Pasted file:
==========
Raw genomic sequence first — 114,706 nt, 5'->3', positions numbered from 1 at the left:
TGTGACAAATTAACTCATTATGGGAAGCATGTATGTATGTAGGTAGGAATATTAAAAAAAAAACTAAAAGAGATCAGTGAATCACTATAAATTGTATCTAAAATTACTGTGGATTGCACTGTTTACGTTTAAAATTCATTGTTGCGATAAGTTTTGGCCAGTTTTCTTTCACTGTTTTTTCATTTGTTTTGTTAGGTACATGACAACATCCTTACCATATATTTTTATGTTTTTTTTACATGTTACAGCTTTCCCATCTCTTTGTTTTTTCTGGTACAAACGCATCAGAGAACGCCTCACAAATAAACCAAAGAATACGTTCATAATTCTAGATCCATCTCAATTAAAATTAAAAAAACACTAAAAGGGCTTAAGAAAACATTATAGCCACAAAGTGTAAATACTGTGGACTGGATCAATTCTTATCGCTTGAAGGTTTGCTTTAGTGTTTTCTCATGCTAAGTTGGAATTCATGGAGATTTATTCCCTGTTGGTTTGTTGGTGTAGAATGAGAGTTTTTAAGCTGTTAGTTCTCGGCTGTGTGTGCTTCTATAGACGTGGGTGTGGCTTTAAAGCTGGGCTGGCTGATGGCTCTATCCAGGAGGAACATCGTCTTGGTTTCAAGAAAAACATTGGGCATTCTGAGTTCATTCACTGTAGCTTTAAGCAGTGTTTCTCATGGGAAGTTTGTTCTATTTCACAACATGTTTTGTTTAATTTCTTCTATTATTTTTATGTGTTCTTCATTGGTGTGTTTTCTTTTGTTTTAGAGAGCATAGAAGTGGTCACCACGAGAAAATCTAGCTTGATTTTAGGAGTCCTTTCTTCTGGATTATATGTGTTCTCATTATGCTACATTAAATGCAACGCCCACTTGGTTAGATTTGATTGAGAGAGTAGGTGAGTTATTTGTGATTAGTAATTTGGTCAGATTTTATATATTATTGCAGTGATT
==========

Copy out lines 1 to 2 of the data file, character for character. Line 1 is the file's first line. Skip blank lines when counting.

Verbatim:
Raw genomic sequence first — 114,706 nt, 5'->3', positions numbered from 1 at the left:
TGTGACAAATTAACTCATTATGGGAAGCATGTATGTATGTAGGTAGGAATATTAAAAAAAAAACTAAAAGAGATCAGTGAATCACTATAAATTGTATCTAAAATTACTGTGGATTGCACTGTTTACGTTTAAAATTCATTGTTGCGATAAGTTTTGGCCAGTTTTCTTTCACTGTTTTTTCATTTGTTTTGTTAGGTACATGACAACATCCTTACCATATATTTTTATGTTTTTTTTACATGTTACAGCTTTCCCATCTCTTTGTTTTTTCTGGTACAAACGCATCAGAGAACGCCTCACAAATAAACCAAAGAATACGTTCATAATTCTAGATCCATCTCAATTAAAATTAAAAAAACACTAAAAGGGCTTAAGAAAACATTATAGCCACAAAGTGTAAATACTGTGGACTGGATCAATTCTTATCGCTTGAAGGTTTGCTTTAGTGTTTTCTCATGCTAAGTTGGAATTCATGGAGATTTATTCCCTGTTGGTTTGTTGGTGTAGAATGAGAGTTTTTAAGCTGTTAGTTCTCGGCTGTGTGTGCTTCTATAGACGTGGGTGTGGCTTTAAAGCTGGGCTGGCTGATGGCTCTATCCAGGAGGAACATCGTCTTGGTTTCAAGAAAAACATTGGGCATTCTGAGTTCATTCACTGTAGCTTTAAGCAGTGTTTCTCATGGGAAGTTTGTTCTATTTCACAACATGTTTTGTTTAATTTCTTCTATTATTTTTATGTGTTCTTCATTGGTGTGTTTTCTTTTGTTTTAGAGAGCATAGAAGTGGTCACCACGAGAAAATCTAGCTTGATTTTAGGAGTCCTTTCTTCTGGATTATATGTGTTCTCATTATGCTACATTAAATGCAACGCCCACTTGGTTAGATTTGATTGAGAGAGTAGGTGAGTTATTTGTGATTAGTAATTTGGTCAGATTTTATATATTATTGCAGTGATT